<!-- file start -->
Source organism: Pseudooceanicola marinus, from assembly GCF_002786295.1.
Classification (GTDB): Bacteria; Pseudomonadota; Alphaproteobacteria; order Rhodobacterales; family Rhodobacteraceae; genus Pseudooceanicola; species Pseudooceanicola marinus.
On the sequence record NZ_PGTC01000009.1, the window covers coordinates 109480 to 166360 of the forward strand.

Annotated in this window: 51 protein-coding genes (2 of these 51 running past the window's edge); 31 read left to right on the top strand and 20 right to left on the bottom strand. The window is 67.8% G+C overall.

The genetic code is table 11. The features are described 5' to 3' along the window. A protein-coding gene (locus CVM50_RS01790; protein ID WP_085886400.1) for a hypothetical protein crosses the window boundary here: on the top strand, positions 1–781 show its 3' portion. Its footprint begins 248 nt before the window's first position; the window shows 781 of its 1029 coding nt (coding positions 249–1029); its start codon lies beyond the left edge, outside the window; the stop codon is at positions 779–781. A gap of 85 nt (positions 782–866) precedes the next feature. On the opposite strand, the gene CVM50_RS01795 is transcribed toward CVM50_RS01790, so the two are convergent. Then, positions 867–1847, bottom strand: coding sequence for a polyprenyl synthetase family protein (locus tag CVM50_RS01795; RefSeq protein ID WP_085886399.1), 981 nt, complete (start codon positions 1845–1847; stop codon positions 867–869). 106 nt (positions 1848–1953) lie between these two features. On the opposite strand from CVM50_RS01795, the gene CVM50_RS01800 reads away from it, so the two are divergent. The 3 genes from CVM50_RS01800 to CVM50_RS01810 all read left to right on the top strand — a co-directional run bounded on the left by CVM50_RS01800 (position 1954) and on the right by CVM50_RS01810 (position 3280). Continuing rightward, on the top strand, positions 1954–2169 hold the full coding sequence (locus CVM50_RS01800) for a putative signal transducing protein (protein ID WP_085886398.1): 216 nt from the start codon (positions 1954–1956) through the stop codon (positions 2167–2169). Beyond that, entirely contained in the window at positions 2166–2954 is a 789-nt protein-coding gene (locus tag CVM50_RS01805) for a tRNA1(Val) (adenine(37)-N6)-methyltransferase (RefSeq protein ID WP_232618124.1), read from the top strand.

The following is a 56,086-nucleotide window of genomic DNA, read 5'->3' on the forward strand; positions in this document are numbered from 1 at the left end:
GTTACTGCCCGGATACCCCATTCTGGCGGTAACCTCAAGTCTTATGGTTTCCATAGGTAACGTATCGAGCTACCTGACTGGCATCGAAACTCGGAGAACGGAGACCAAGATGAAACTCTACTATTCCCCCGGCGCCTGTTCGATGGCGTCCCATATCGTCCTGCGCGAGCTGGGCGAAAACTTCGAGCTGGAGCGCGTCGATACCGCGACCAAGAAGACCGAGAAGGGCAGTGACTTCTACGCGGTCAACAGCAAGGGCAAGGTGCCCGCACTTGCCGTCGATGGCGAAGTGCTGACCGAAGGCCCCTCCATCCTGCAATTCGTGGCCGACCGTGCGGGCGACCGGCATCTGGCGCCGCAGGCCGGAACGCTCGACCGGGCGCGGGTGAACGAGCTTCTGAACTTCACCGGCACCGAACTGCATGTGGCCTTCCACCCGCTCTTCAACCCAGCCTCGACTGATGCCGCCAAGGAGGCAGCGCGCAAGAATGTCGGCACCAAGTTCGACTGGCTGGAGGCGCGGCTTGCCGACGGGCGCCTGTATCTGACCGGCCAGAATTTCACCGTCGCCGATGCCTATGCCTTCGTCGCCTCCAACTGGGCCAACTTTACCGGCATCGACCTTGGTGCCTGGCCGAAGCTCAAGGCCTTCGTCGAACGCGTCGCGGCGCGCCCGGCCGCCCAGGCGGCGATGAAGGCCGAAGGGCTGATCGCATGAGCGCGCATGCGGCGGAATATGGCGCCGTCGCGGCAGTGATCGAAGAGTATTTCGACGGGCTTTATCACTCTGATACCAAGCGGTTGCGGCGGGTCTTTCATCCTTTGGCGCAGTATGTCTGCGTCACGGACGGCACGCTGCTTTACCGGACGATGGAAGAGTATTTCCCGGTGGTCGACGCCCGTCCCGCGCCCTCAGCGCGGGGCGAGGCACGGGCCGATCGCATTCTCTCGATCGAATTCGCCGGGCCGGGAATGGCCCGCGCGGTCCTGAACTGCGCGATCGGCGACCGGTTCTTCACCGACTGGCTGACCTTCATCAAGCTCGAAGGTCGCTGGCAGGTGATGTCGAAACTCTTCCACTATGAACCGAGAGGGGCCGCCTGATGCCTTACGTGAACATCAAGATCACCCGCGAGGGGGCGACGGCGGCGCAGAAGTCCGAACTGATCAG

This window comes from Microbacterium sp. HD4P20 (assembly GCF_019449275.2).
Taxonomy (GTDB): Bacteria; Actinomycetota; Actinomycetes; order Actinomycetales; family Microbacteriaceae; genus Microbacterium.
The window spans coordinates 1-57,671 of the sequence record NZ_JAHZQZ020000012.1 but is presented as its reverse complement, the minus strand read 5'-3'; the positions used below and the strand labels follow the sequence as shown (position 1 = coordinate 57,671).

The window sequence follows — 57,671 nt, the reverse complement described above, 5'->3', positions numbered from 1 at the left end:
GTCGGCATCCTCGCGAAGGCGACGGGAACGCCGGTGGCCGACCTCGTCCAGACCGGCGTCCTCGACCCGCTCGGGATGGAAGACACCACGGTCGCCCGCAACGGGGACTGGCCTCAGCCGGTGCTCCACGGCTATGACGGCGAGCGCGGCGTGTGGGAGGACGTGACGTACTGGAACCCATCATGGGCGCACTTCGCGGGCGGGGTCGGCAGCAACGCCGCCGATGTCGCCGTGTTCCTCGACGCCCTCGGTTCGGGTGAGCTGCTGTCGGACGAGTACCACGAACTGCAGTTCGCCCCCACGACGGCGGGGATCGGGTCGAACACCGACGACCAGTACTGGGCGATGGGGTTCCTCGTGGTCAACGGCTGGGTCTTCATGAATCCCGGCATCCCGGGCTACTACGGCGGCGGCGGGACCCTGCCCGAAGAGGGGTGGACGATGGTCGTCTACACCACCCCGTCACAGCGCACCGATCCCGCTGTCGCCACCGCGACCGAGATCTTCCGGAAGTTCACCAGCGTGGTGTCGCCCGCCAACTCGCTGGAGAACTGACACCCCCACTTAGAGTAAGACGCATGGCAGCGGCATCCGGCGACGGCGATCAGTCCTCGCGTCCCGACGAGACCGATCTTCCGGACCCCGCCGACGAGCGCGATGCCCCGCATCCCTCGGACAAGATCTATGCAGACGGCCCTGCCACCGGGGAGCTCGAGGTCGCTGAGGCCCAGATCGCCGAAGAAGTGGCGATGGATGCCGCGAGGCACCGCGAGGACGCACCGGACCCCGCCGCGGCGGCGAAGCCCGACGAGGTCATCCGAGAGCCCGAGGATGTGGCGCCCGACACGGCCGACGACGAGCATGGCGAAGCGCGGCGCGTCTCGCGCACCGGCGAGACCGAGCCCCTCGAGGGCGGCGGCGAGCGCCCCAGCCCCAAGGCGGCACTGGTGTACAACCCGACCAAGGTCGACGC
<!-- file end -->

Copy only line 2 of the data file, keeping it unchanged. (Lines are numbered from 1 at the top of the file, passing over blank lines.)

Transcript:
Classification (GTDB): Bacteria; Pseudomonadota; Alphaproteobacteria; order Rhodobacterales; family Rhodobacteraceae; genus Pseudooceanicola; species Pseudooceanicola marinus.